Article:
Thanks to the near collapse of one of the most rapidly growing cities in the world, we are once again reminded of the poison that drives such economic destruction: ego and greed.
Dubai is one of seven emirates of the United Arab Emirates, located south of the Persian Gulf on the Arabian Peninsula. Its land mass is tiny by Canadian standards—smaller than Prince Edward Island. The current population is about 1.9 million of which the vast majority are foreigners.
Around two years ago, CBC aired a television documentary (Dubai: Miracle or Mirage) about the amazing Dubai construction ventures spearheaded by its ruler, Sheik Mohammed bin Rashid al-Maktoum. He wanted to showcase this small municipality as the most impressive global city in the world. In the CBC piece, he spoke of his desire to create the biggest, the tallest, the best, and the most decadent landmarks known to man. (Have a look at Lauren Greenfield’s fascinating New York Times photo exhibit, depicting Dubai’s construction boom and subsequent collapse: Showcase: Dubai’s Improbable Tale.)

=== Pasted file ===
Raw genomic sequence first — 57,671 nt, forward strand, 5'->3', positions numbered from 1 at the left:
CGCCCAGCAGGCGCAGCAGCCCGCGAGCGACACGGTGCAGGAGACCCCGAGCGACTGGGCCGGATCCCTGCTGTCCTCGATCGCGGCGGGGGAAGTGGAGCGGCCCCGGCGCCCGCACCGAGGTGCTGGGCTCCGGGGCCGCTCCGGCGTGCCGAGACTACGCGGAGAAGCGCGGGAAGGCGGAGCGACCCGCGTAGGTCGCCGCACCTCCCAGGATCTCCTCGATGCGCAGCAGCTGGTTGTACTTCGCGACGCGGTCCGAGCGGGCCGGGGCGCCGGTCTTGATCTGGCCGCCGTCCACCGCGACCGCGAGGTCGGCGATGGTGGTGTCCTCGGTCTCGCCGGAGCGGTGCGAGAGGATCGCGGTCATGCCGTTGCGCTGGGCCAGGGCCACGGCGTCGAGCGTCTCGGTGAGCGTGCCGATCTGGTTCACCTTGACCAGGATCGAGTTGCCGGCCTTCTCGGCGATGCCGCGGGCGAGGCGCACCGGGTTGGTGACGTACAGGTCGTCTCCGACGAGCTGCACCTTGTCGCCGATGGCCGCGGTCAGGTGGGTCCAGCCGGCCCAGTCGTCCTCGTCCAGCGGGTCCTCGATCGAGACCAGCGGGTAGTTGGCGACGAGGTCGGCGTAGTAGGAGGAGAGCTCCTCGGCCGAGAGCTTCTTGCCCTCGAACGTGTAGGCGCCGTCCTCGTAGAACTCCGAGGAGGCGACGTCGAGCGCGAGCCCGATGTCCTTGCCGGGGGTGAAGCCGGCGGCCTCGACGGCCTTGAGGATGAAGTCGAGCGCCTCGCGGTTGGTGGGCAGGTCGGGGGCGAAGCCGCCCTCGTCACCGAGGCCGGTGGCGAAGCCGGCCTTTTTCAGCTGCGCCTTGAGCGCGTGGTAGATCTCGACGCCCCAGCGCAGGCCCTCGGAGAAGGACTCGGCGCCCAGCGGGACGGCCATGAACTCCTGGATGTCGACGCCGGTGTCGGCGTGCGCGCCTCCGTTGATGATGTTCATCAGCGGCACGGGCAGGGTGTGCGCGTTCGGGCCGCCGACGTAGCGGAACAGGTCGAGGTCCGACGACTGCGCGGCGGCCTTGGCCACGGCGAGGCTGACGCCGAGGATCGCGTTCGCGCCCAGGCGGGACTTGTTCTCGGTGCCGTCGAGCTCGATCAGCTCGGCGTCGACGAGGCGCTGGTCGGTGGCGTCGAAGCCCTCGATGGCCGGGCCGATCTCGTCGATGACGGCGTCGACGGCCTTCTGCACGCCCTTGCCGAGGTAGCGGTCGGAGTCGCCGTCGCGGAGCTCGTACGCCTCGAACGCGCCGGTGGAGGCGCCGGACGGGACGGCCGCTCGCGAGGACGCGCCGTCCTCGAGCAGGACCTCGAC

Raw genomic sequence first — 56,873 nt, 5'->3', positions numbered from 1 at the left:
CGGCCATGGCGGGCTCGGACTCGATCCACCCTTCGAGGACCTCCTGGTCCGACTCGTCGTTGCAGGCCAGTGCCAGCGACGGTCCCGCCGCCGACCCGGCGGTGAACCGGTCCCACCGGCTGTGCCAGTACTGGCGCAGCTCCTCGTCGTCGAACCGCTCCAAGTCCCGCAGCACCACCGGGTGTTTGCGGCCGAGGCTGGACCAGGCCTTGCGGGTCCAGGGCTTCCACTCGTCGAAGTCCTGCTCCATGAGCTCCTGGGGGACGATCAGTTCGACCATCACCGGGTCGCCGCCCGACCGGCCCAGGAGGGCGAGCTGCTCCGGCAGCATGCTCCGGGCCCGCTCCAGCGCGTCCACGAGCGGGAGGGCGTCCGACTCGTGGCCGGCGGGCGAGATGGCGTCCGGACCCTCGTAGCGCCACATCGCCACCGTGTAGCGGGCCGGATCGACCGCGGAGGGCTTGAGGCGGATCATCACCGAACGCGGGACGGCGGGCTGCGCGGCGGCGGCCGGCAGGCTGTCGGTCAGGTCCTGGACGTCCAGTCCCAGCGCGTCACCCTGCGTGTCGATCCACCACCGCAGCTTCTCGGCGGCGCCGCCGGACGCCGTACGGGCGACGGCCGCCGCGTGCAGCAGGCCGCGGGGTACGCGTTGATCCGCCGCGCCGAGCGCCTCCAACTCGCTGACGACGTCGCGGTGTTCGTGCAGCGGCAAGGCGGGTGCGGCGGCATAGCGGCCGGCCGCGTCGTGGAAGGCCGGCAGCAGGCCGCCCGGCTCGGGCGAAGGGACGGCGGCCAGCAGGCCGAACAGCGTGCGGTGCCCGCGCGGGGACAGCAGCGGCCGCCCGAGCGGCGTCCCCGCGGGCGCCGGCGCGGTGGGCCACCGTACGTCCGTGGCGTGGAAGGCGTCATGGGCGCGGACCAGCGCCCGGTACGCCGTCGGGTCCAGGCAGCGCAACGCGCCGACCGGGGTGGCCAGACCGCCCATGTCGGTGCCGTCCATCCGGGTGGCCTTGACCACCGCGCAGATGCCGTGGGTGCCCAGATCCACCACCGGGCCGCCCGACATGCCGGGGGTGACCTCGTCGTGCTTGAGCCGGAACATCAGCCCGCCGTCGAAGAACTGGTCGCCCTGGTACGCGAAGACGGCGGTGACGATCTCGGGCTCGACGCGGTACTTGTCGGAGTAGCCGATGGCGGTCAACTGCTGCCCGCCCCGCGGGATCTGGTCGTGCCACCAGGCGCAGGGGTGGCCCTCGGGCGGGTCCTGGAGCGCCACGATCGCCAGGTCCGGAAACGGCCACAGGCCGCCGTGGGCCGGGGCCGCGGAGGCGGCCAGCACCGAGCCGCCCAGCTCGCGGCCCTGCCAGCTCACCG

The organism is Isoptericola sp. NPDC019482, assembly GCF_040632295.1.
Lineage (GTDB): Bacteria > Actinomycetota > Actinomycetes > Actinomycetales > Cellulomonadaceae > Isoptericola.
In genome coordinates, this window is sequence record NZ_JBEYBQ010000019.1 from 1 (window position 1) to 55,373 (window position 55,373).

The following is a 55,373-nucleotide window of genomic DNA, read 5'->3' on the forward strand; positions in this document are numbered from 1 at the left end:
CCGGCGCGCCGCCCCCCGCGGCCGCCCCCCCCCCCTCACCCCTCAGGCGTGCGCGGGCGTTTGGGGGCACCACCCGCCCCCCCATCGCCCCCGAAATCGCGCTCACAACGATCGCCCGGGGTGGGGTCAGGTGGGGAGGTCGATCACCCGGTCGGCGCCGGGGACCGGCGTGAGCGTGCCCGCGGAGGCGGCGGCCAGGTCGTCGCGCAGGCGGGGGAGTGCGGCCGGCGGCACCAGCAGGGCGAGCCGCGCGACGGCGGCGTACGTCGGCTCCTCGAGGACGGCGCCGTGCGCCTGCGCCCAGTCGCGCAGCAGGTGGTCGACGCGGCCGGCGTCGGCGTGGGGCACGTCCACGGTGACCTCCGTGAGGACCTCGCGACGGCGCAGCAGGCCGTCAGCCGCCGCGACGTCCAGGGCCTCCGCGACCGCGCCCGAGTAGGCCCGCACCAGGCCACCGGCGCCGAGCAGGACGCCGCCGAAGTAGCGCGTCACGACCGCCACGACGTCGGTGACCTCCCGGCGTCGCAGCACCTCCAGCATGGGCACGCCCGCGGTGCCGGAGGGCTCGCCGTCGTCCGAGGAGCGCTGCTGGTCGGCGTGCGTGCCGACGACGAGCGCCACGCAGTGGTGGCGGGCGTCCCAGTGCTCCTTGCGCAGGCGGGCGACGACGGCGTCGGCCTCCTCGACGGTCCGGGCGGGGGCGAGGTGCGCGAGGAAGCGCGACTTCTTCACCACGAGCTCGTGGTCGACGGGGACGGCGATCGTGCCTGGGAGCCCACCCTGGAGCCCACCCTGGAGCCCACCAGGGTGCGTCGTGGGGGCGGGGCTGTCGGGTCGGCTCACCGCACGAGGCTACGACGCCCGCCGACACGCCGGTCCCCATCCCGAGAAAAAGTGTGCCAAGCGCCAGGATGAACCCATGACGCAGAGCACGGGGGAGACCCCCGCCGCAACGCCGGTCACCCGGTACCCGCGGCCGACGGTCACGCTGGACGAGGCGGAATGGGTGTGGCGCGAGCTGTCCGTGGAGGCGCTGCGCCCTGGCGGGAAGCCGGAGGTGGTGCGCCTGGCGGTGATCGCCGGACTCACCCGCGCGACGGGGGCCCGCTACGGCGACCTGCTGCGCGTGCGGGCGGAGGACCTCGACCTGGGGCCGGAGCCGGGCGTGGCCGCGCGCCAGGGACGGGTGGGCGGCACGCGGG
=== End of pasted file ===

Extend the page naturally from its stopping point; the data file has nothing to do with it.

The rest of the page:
When developers and architects told the Sheik that it was unfeasible to build the amount of waterfront properties that he had in mind, he told them that nothing was impossible. They must simply take his vision and make it a reality. Since there was limited coastline, and no possibility for further development along the shore, there was only one way to conjure up more property: create it. And so they did.